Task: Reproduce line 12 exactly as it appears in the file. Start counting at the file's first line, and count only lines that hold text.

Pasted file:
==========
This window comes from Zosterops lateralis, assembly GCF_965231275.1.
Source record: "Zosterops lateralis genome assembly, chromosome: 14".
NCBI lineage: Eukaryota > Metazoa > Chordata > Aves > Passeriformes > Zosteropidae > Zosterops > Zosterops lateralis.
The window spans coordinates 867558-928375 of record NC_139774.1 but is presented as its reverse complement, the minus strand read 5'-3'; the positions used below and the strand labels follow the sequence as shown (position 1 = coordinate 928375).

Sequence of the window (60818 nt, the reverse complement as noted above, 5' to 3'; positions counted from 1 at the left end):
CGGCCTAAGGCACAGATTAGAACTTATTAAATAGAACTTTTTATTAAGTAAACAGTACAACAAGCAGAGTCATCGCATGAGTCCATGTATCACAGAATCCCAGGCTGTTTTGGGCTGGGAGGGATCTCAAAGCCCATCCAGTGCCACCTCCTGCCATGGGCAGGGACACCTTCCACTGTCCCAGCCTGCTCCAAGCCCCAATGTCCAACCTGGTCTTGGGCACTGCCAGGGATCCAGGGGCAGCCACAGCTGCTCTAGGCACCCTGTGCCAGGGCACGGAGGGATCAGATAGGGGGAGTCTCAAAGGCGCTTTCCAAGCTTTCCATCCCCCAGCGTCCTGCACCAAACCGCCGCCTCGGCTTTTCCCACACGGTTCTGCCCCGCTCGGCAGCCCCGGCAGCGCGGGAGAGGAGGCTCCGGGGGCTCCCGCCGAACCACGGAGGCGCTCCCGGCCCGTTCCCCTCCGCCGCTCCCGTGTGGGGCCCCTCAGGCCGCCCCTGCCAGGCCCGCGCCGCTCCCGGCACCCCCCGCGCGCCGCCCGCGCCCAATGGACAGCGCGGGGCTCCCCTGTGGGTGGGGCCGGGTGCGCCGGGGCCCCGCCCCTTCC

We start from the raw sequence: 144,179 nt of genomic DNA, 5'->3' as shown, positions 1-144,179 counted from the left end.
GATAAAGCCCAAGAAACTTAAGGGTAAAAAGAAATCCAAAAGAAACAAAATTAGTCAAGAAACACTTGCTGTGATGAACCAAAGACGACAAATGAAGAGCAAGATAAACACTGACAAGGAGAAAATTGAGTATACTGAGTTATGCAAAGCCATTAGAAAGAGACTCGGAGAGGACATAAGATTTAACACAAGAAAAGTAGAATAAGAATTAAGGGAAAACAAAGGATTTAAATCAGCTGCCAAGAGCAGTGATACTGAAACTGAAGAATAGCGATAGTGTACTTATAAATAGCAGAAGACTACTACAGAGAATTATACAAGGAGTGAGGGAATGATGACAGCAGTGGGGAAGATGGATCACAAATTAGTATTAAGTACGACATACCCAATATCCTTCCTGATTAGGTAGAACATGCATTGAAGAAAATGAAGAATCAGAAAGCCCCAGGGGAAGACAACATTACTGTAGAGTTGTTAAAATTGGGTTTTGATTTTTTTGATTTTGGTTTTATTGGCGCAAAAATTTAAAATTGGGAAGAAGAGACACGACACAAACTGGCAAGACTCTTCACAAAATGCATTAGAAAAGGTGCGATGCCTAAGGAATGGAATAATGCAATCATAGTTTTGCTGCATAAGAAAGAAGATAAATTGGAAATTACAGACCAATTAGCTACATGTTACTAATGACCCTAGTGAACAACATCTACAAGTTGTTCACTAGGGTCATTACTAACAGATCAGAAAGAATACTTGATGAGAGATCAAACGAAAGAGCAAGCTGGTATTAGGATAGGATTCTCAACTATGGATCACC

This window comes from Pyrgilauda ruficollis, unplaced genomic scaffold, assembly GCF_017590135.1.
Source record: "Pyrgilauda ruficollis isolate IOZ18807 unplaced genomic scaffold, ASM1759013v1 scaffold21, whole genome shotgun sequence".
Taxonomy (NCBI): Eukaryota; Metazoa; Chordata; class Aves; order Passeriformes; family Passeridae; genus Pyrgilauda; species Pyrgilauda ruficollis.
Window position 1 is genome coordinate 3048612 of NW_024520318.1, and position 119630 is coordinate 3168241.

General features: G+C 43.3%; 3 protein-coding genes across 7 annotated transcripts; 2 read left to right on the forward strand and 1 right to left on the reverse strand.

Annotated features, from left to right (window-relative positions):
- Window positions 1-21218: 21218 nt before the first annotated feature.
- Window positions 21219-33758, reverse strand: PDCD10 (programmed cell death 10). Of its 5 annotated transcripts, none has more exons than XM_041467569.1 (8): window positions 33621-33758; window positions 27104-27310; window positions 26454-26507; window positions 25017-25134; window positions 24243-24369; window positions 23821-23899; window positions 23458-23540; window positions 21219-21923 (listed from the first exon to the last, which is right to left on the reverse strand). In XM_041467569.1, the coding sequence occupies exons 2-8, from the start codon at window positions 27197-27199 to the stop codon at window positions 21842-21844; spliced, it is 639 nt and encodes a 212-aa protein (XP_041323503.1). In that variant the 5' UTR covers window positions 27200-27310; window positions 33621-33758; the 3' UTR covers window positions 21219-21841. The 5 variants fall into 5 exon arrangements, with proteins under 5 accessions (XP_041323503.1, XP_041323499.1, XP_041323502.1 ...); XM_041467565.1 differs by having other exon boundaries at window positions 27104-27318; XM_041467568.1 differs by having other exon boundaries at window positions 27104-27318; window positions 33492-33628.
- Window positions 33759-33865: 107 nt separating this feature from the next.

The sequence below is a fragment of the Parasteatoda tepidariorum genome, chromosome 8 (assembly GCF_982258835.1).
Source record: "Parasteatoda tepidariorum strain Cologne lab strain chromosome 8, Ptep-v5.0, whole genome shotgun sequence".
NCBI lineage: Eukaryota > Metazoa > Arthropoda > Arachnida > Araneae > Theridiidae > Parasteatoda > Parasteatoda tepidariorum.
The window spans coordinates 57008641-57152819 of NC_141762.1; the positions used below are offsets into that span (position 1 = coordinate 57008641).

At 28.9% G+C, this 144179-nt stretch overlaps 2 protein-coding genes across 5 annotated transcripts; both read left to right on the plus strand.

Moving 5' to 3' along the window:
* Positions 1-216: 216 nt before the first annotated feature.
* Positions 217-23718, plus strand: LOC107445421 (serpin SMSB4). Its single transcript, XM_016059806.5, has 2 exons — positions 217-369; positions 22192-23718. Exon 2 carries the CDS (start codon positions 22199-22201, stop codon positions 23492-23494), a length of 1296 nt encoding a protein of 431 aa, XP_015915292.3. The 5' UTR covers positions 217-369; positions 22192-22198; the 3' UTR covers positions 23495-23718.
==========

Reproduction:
Window position 1 is genome coordinate 3048612 of NW_024520318.1, and position 119630 is coordinate 3168241.